Shortly after our eight year old daughter Lia had been moved to the Pediatric Intensive Care Unit late in the evening of December 23, the same day of her diagnosis for type 1 diabetes, the nurse working nightshift came in to check her vitals and IVs and she asked how my wife and I were doing. We told her that it was a bit much to absorb in one afternoon and because she was a nurse working in a children’s intensive care unit she said that she knew what we were going through and offered a meaningful smile. Then she said softly that we’d be just fine. She had a cousin whose son had developed diabetes some indiscriminate time ago at a similarly young age and since then the boy had taken charge of it and was managing very well. Neither of us knew what it meant to take charge of one’s diabetes but we were both tired and mentally worn out from the trials of just getting through that momentous day so we took what little solace we could from her comment and filed it away under kind, but impractical, healthcare reference.
Besides, we were hurt and dismayed and unsettled. We had no idea how this had even happened and had no interest in hearing testimonials about someone who was weeks, months, years down the road in treating their diabetes. Such well-wishing stories of mastery would become important, but not then, not with our daughter lying two feet away connected to tubes and a heart monitor. Nor were we inclined to receive them and similarly good intentions the next morning when the doctor on duty walked in wearing a holiday cartoon tie and a cheerful grin and wished us a Merry Christmas. I looked at him and hated at once his wit, his casualness and the apparent ease with which he was about to address us. Did he not see what I saw? Did he not know what I knew?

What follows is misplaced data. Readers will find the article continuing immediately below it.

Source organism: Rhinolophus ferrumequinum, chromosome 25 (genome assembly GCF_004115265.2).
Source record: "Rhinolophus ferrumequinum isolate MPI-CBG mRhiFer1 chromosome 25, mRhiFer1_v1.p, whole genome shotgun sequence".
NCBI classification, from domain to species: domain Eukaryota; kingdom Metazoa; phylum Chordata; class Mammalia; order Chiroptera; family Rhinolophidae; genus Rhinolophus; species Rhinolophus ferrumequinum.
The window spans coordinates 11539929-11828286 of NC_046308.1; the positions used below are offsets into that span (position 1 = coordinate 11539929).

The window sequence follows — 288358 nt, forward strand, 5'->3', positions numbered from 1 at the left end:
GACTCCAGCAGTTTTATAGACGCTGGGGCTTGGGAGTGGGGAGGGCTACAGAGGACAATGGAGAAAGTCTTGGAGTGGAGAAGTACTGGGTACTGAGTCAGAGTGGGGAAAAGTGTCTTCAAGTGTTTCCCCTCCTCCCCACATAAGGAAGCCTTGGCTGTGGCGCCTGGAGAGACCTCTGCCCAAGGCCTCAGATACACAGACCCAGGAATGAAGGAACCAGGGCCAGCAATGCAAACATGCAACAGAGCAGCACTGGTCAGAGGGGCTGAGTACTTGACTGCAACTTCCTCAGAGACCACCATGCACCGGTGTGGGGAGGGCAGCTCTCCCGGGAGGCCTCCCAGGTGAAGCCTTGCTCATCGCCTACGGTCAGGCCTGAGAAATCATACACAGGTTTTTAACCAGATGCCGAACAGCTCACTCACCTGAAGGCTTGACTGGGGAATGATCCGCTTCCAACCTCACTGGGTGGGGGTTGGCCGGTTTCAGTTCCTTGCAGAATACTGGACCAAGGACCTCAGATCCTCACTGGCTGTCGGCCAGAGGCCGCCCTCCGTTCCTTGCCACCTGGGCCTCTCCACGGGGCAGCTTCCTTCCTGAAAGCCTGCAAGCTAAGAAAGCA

I got over him of course, just as I overcame the shock of her diagnosis and the pain and heartbreak of sticking her with needles, and the fear of letting her out of my sight. There was not much future in holding on to these things, for any of us. So we came home and with the instruction we’d received from the diabetes educators the truth behind what the night nurse had spoken of started to make itself clear. We counted carbs and recounted them. We performed the elementary calculations to determine the necessary insulin dosage then we, holders of two bachelor degrees and one masters between us, had someone else verify it. We administered the shot through the tears and the anguish and watched as our pivotal day from the one prior struggled to become routine.
And in the days that followed it did and we listened to it and we learned and here we are now, ourselves weeks down the road. The tried and tested. Lay experts. Sharing our own testimonies, like pilgrims set out from their home, rucksacks stuffed with provisions, looking for others to witness and share in their stories and them in ours, hoping to uncover proof that you can take charge of this beast and manage well.
It’s not clear to me yet that you can. Perhaps manage and taking charge are too strong of words, an honest mistake made by someone connected only to the peripheral edges of diabetes. Reality most likely rests somewhere in the middle, a habitable settlement between freedom and tyranny. Wherever it lies, I can honestly say of the company we keep, none has been more supportive or understanding or willing to listen than that which we’ve found right here at our own fingertips. For your patience and your courage and care, we are exceptionally grateful.
Diabetes has changed us, no doubt, and when I hear others talk of their lives in terms of before this disease and after, I worry some because our lives before were good. Not good in terms of its flamboyance or abundance, we had none of that. But good in the sense that we ate right, we exercised, we lived life in moderation, and still...
It was a way of life that had we the choice we would not have aggravated, but like any pilgrimage, in words similar to that of my gracious host, it’s not the beginning or end that defines you, it’s the journey.
See you on the road,